Thus far, the text has focused on subjective justification, the Spirit’s act in bringing the good news of God’s work in Christ into the lives of believers. But when he describes the believers in whom the Law’s requirement has been vicariously fulfilled, Paul shows the Spirit-created connection between justification and sanctification. Paul refers to believers as those “who walk, not according to the flesh, but according to the Spirit” (v. 4). Here the apostle shows that the same Spirit who set believers free from condemnation through the Gospel also directs their minds to walk (that is, to live with a regular and ready responsiveness) in the Holy Spirit. That is to say, justification leads to, energizes, and enables sanctification. (For a similarly focused argument that explicitly evokes the promise and power of baptismal union with Christ, see Ro 6:1-11). This sanctification-work of the Spirit is described in verses 5 through 10. The Christian’s mind, though surely tempted and sometimes torn by the struggle between flesh and Spirit (see Gal 5:16-17), will be directed again and again toward the things that the Spirit desires: faith in Christ, joyful service to the neighbor, warfare against sin. Paul starkly describes what happens when the mind of an unbelieving human being is not empowered by Spirit: that way of thinking and living is death (verse 6), hatred of God, and the unwillingness to submit to God’s will (v. 7). Indeed, those whose minds are not empowered by the Spirit are not even able to please God at all (v. 8).
The Christian, however, can believe this promise joyfully: the same Spirit who brings us to faith through the Gospel is also living in us to direct and strengthen our daily lives. Even though our life in this age is still mortal and our bodies are still “dead” in the sense of being subject to death, the Spirit in us is life on account of righteousness (v. 10). That is to say, because we have been justified, the Spirit’s life is at work in us. And all of this Spirit-filled promise leads to a goal: resurrection on the Last Day (v. 11).
A basic sermon outline is below.
Remember when you have seen a child learning to ride a bicycle? His dad or mom runs alongside, holding on to the seat to keep the child from crashing. The goal, of course, is that sooner or later, the child will not need the parent to hold on—he will be able to ride by himself, under his own power.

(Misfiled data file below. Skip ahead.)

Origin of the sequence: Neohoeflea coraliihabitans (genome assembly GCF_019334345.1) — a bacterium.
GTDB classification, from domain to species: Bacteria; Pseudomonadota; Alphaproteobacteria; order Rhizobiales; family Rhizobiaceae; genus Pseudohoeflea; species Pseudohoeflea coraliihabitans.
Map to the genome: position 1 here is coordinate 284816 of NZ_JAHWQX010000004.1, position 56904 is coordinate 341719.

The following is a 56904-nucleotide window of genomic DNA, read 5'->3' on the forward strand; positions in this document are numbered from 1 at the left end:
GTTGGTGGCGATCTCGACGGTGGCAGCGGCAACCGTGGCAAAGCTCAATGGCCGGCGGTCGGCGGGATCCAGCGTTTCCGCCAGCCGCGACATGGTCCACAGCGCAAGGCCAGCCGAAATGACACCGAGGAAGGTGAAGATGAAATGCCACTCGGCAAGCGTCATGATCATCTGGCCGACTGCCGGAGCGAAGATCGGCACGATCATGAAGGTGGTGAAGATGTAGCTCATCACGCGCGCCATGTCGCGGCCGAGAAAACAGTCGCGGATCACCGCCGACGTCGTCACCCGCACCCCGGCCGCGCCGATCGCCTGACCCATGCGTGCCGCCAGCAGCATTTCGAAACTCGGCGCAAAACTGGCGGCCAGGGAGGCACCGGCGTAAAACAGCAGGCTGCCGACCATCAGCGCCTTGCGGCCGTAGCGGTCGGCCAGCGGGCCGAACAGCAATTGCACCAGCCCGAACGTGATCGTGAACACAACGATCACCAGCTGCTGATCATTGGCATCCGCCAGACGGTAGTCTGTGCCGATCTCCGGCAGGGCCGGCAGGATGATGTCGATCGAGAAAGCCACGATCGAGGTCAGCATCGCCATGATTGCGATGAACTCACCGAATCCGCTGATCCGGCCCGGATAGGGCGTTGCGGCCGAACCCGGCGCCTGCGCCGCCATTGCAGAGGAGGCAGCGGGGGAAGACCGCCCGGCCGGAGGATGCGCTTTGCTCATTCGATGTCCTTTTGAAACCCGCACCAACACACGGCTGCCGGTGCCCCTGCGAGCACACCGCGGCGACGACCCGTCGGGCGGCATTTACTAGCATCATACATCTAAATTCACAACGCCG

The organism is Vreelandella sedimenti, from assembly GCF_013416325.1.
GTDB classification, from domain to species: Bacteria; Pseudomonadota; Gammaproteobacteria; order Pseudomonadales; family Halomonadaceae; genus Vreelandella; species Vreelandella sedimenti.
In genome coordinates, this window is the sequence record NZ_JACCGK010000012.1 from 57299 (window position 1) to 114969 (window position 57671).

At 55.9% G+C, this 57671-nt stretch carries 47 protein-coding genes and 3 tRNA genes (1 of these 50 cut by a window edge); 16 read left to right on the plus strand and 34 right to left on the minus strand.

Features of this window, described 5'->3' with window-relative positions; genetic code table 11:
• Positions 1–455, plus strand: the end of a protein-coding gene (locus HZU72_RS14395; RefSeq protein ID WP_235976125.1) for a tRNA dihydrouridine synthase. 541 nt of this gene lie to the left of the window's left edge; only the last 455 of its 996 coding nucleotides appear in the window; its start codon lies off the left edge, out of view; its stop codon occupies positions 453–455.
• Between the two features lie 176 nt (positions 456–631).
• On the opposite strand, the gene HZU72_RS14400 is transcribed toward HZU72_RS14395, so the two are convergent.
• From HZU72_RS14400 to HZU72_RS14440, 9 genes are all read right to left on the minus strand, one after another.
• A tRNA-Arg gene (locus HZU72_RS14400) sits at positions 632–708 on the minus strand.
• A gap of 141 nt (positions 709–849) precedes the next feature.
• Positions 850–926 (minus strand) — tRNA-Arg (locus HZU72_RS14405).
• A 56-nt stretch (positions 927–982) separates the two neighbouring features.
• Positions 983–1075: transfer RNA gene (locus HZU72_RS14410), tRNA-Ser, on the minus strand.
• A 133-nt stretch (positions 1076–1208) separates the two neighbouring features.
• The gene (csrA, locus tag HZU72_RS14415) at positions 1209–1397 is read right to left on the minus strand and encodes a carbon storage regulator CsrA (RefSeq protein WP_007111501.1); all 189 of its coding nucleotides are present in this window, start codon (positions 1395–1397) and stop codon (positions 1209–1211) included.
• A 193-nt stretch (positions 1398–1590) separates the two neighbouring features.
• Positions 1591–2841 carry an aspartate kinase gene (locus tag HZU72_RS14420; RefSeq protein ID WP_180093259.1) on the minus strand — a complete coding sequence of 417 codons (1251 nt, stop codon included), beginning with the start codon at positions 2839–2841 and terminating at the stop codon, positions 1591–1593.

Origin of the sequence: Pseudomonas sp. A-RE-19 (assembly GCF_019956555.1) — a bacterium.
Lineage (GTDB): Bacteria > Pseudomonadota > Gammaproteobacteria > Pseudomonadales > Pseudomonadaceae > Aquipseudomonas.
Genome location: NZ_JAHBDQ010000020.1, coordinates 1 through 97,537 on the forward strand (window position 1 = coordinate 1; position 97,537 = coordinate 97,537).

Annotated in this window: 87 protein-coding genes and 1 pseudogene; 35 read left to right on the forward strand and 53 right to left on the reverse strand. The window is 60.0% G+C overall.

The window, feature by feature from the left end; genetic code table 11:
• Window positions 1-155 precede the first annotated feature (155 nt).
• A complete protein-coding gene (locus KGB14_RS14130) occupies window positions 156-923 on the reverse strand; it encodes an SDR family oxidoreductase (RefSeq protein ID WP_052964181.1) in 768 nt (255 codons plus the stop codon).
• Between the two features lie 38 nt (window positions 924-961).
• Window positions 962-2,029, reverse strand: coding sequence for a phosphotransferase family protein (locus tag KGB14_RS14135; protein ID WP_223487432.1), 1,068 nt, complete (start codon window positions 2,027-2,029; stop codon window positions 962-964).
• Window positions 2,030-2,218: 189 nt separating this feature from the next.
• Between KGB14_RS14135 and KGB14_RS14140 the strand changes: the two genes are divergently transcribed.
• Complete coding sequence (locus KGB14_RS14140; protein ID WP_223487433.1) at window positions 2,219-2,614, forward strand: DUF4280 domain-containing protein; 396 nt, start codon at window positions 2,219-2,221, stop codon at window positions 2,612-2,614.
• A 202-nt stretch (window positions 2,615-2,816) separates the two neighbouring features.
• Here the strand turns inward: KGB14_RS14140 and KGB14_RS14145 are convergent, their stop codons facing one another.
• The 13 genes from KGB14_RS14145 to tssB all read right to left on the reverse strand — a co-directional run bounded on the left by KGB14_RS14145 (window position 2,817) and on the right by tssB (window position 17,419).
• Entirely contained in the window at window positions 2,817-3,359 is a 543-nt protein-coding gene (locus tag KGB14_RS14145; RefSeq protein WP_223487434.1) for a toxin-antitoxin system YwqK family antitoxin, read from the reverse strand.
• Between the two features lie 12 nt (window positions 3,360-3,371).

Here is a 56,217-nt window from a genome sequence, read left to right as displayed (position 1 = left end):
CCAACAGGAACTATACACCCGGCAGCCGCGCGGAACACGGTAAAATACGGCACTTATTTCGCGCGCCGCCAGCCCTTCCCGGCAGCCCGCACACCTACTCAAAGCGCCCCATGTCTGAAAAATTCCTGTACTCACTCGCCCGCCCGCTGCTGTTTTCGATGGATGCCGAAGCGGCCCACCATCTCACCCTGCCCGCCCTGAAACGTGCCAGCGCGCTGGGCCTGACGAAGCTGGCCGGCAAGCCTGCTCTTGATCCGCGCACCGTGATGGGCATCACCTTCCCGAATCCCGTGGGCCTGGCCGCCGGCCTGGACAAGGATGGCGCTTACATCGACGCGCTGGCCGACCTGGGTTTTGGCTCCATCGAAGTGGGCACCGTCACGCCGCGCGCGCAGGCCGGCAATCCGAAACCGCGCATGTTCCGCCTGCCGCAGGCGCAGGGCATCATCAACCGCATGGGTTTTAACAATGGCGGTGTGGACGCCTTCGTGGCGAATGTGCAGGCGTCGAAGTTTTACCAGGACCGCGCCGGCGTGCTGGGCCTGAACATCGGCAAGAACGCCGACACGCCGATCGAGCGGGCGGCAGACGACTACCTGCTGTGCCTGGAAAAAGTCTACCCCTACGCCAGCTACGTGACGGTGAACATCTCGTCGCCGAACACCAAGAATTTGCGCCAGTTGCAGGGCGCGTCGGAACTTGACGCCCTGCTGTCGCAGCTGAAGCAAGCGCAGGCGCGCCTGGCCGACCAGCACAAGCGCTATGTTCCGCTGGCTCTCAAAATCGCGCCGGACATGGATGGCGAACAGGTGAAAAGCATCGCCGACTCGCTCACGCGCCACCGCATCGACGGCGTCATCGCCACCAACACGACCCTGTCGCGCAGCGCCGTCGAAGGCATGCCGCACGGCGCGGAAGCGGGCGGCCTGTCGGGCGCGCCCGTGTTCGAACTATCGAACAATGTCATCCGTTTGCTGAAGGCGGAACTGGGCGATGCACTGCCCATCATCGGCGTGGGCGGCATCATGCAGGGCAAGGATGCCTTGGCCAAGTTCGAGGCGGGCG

That familiar picture is never, never the goal in the Christian life! From beginning to end, from new birth to resurrection on the Last Day, we are Christians only because of the Holy Spirit’s power. We can learn to rely at all times on the Spirit’s support. Listen to God’s promises about the Holy Spirit’s work in your life, from beginning to end.
By the Spirit’s Power, From Beginning to End! (Ro 8:1-11)
I. The Spirit sets us free in the first place—through the Gospel!
A. Unless the Spirit brings the Good News to us, we remain under condemnation.
B. But the Spirit has set us free, by leading us to believe in what God has done in Christ to condemn sin and fulfill the Law’s demands for us.
C. That means your baptismal certificate is your emancipation proclamation! You are free from accusation, free from fear, free to belong to God!
II. The Spirit is present each day, empowering us to walk in ways that are pleasing to God.
A. New desires have begun in you—when you were baptized.
B. The Spirit who brings the Gospel to forgive you each day also uses the Gospel to lead you into choices that are pleasing to God.
III. The Spirit leads us into God’s glorious future, on the day of Christ.
A. The struggle with temptation—between “flesh and Spirit” (Gal 5:16-17)—will be over!
B. Because God gave us His Spirit who frees us and empowers us, God will raise us from the dead!
Conclusion: Do not ever try to go it on your own. Rely on the Spirit and His message of Christ.